SMITH COLUMN: The history of Georgia and Tennessee

Published 3:02 pm Thursday, November 16, 2023

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Although Georgia and Tennessee competed in football in the early 1900s, the two teams did not play each other from 1937 to 1968. Over the years I have been asked about that but don’t know exactly why there was no competition between the two schools.

In those pre-World War II days, coaches often scheduled games with their friends or scheduled games where travel was more budget-compatible.  For example, Georgia played LSU in the forties and fifties when the Tiger coach was Bernie Moore, and the Bulldogs head coach was Wallace Butts. Butts played for Moore when the latter was the head coach at Mercer.  

When Butts coached Male High in Louisville, Kentucky in the late thirties, he got to know the Kentucky athletic staff in Lexington. 

When he then became Georgia’s head coach in 1939, he began scheduling games with the Wildcats. Georgia had never played Kentucky prior to that. In those years, the schedule was made, for the most part, on a year-to-year basis.

While I have never heard of Gen. Robert Neyland (Tennessee’s long-time coach) being “unfriendly,” the fact that Butts was a pass-oriented advocate and Neyland preferred to run off tackle with his single wing offense, they had nothing in common when it came to offensive philosophy.

My sense has always been that they had no relationship so they never “got up a game.”

There have been some classic games over the years between the two schools, nonetheless. I wrote for a football program several years ago the following which truly boggles the mind.

“Throughout Georgia’s illustrious football history there have been many great and wonderful fans, but few could top the university’s longtime President, Dr. S. V. Sanford, who appreciated not only a Georgia boy’s quest for a college degree but also his heroics on the football field.

“Dr. Sanford was an accomplished raconteur, and one of his favorite stories had to do with the time Georgia was engaged in a heated battle with Tennessee in Knoxville. The game took place in 1908, and the Bulldogs, coached by Branch Bocock, were marching “goalward.” When a back swept end but came up a yard short of a touchdown, the partisan crowd was urging the Volunteers ‘to hold that line.’ Dr. Sanford, a young professor at Georgia at the time and already an avid football fan, saw players unpile after the play, and suddenly the spectators swarmed the playing field.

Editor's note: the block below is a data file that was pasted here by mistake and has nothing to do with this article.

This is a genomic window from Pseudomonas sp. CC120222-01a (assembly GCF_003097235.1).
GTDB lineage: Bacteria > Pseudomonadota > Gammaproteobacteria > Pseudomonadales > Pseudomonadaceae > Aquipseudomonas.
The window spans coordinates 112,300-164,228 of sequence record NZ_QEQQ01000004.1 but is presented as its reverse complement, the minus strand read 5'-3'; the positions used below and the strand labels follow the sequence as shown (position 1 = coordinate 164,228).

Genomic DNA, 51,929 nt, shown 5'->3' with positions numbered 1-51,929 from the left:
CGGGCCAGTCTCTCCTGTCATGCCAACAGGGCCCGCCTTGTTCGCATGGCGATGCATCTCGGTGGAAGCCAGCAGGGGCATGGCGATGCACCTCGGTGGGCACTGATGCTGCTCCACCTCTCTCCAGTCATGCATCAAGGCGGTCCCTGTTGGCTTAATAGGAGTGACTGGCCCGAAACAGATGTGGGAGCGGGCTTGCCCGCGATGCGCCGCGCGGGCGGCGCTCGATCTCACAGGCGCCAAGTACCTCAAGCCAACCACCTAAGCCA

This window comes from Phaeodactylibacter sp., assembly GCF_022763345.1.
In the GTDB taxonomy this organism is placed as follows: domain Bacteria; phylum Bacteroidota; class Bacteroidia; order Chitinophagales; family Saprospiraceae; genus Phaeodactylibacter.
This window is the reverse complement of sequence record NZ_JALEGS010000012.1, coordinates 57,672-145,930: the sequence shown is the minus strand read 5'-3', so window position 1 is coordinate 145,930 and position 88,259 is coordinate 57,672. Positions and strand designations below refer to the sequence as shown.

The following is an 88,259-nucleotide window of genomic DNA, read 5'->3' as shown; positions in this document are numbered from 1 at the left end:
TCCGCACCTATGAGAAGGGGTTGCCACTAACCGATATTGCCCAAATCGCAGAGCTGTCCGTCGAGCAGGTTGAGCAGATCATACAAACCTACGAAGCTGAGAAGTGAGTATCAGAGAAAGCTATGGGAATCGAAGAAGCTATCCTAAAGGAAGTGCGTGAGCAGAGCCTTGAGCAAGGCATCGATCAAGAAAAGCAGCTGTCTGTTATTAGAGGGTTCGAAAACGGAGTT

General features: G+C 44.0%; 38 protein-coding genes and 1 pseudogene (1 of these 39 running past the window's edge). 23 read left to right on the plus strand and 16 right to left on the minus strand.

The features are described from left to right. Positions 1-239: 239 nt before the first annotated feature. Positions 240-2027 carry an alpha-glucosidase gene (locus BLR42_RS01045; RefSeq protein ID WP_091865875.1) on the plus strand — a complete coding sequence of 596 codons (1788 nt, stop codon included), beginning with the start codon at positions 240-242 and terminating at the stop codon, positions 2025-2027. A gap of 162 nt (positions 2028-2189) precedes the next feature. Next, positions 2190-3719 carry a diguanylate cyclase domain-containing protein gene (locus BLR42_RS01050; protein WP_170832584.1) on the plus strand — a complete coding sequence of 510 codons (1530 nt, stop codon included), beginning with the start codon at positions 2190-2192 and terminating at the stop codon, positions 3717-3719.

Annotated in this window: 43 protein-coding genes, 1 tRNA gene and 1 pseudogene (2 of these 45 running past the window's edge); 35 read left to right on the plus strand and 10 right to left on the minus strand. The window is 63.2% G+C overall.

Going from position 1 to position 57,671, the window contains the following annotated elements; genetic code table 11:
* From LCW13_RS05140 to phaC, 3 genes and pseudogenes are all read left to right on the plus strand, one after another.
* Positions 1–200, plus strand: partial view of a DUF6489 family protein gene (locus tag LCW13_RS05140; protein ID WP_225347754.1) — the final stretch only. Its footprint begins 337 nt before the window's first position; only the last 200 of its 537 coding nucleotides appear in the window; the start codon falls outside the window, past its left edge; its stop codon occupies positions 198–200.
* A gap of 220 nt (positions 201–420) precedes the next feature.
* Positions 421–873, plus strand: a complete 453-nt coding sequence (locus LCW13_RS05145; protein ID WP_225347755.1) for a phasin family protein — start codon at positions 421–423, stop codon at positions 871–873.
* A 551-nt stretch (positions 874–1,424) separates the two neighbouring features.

“According to Dr. Sanford’s story, a mountaineer in a long-frocked coat and a four gallon hat suddenly pointed a .38 revolver in the face of Georgia quarterback Johnny Northcutt. “The first man that crosses the line will get a bullet in his carcass,” the mountaineer drawled.  But on the next play order and peace prevailed as Georgia fumbled and Tennessee recovered. Tennessee won 10-0, and this incident has become known as the day Tennessee stopped Georgia with a .38.”

Another Tennessee story I have always enjoyed involved the aforementioned General Neyland.

Neyland literally despised free substitution and got the rules changed in the fifties. During the war years, free substitution came about for schools because of the shortage of personnel.

When the General became chairman of the rules committee in the mid-fifties (he remained chairman until his death in 1962), he was able to influence the committee to institute one platoon football which lasted for almost 15 years.

Most coaches preferred free substitution, but the General would not be moved. When the rules committee met, the President of the American Football Coaches Association was invited as a guest. However, he did not have a vote.

I got the following from Davey Nelson, coach at Delaware who served as secretary of the rules committee during the Neyland years on the committee.  

Nelson said that after the final session was winding down one year, the General was doing the perfunctory routine of any “old business” and “new business,” when Ray Elliott, the head coach at Illinois and President of the AFCA spoke up.

“General, I come here, representing the 5,000 members of the American Football Coaches Association who overwhelmingly support unlimited substitution and you are not going to put the topic on the agenda?”

With that the General, said, “All in favor raise their hands.” Nelson recalled that two or three hands went up, somewhat sheepishly. As the General then said, “all opposed,” he reached over, grabbed Davey Nelson’s hand, raised it defiantly and said: “I can see there is not sufficient interest in discussing chicken (expletive) football. This meeting is adjourned.”